Kristian Lunde

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Archive for the ‘Linux’ tag

Using GNU screen

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Recently I’ve been the victim of a really unstable internet connection. This lack of stability has made me a great fan of the GNU screen command in unix systems.

GNU Screen is a small piece of software that lets you initiate a number of terminals inside a single terminal window. The great advantage with screen is that if you loose your internet connection, the screen terminals and operations inside these terminals still run on the server, contrary to operations running directly on the terminal window of your external server.

Screen is real simple and in most cases you only need a few important commands:

  • starting a session
  • listing all running sessions
  • attaching to a session
  • de attaching from a session
  • killing a session

Creating a new screen session

Command: screen

kristian@Saturn:~$ screen 

Example:

Listing all active screen sessions

Command: screen -ls

Example:

kristian@Saturn:~$ screen -ls
  1. There are screens on:
  2.  11179.pts-0.Saturn (Detached)
  3.  11114.pts-0.Saturn (Detached)
  4. 2 Sockets in /var/run/screen/S-kristian.

Attaching to a session

If only one screen session is active the command below will take you directly to the session. If there are several sessions running the command below will display a list of running sessions. To choose one of them the screen -r command has to be followed by the session name.

Command: screen -r

Example of several screen sessions running:

kristian@Saturn:~$ screen -r
  1. There are several suitable screens on:
  2.  11179.pts-0.Saturn (Detached)
  3.  11114.pts-0.Saturn (Detached)
  4. Type "screen [-d] -r [pid.]tty.host" to resume one of them.

Example of attaching to a screen session:

kristian@Saturn:~$ screen -r 11179.pts-0.Saturn

De attaching from a session

De attaching from a screen session is real simple just remember the key combinations :P

Hold the CTRL key down, press A, then D. Thats it.

Killing a screen session

Killing a session is as simple as de attaching from one, just use the correct key combinations.

Keep the CTRL button down, press A, then K.

Written by Kristian Lunde

May 27th, 2008 at 10:14 pm

Posted in Linux

Tagged with ,

Java on Ubuntu

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The other day I decided that it was about time to refresh my java knowledge. I’ve done some java development at work lately, but besides that It has been about 3 years since I last wrote any decent java apps. I have a few ideas of some small cool apps I want to write, but first of all I had to check the java installation on my machine.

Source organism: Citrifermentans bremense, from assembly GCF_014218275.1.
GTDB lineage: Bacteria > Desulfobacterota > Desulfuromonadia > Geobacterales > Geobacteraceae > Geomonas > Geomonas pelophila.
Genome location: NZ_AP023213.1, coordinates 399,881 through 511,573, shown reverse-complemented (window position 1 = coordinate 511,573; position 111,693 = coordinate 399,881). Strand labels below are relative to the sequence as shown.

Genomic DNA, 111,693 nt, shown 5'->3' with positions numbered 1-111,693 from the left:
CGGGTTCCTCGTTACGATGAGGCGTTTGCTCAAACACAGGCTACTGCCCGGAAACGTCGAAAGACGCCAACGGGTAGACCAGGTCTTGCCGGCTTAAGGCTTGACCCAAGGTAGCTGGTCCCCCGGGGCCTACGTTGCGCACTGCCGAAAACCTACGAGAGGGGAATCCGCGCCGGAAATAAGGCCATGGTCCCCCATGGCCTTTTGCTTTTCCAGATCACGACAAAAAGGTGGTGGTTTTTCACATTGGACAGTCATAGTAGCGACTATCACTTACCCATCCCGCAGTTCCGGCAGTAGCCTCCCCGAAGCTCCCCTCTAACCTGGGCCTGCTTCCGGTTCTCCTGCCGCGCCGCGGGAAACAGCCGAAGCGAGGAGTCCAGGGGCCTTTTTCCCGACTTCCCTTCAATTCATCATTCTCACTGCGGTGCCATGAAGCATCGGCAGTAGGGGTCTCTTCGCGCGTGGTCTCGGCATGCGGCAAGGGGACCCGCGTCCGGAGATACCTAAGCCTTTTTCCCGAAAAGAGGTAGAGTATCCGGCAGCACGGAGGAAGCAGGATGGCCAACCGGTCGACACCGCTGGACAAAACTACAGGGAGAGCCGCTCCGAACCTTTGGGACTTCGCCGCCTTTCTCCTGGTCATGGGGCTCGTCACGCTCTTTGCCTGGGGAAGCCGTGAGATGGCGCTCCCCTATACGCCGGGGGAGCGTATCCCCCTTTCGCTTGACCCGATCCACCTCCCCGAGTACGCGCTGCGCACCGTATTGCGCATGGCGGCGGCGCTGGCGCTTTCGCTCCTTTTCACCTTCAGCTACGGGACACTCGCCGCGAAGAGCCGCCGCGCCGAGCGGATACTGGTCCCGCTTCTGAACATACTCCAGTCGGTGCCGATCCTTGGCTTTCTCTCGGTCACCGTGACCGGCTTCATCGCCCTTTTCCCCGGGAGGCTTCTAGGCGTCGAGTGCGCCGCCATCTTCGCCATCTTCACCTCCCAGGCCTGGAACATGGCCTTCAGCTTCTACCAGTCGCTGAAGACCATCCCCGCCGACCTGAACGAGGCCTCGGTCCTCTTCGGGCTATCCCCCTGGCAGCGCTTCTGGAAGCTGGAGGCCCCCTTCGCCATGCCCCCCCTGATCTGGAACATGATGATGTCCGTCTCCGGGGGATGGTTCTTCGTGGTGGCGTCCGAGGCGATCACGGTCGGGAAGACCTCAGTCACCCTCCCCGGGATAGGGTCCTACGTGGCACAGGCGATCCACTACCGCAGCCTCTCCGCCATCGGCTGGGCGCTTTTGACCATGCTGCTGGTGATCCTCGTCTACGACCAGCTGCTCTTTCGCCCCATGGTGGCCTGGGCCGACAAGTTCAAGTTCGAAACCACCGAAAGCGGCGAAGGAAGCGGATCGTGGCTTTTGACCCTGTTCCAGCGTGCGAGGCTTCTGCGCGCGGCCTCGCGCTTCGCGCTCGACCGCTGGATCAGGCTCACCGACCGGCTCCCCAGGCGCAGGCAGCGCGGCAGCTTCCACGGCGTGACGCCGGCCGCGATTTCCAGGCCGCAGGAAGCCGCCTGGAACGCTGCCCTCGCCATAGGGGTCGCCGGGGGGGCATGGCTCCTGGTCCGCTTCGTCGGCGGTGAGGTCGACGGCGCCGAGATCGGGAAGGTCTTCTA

Im currently sitting on a Ubuntu 7.04 installation, so I started out by opening my console and typing

java -version

I was a bit surprised about the result, java version could not be determined, I found out that 4 different versions of java were installed and neither the classpath or java_home were set. The java version I wished to used were not among the installed versions. I used the java installation guide on help.ubuntu.com to install my preferred java version, the java 6 version from Sun. The guide was straight forward and the java installation seemed to work as expected after completing the guide.


kristian@Saturn:/usr/lib$ java -version
java version "1.6.0_03"
Java(TM) SE Runtime Environment (build 1.6.0_03-b05)
Java HotSpot(TM) Client VM (build 1.6.0_03-b05, mixed mode, sharing)

Looking good. So I tried typing:


kristian@Saturn:/usr/lib$ javac -version
javac: error while loading shared libraries: libjli.so: cannot open shared object file: No such file or directory

Not looking that good, something was wrong :P I googled the result and found my mistake. Earlier while I was trying to get it all together with the 4 different java versions I changed the symlink in /usr/bin/ and I forgot to add the -s when I created the link. Removing the symblink and recreating it did the trick.


kristian@Saturn:/usr/bin$ sudo ln -s /etc/alternatives/javac javac

The javac in /etc/alternatives is a symblink to the current java version. And trying the all famous javac -version now result in the anticipated result:


kristian@Saturn:~$ javac -version
javac 1.6.0_03

Now I’m all set to go and try out my java skills :P

Written by Kristian Lunde

May 2nd, 2008 at 10:04 am

Posted in Java,Linux,Programming

Tagged with ,

yes

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Ever tried to replace a bunch of files with cp -rf some/destination . in linux?

Then you might have had to do a number ‘y’ to confirm the replacement of the already existing files, pretty annoying. Well linux has this marvelous little tool called yes, which automate this process and adds a y after the prompt when replacing a file.

if you just try to type yes in your console you will see that it starts printing ‘y’.

so this is how you actually do it:

yes cp -r some/directory/* .

For more information type man yes in your concole.

Written by Kristian Lunde

April 18th, 2008 at 3:10 pm

Posted in Linux

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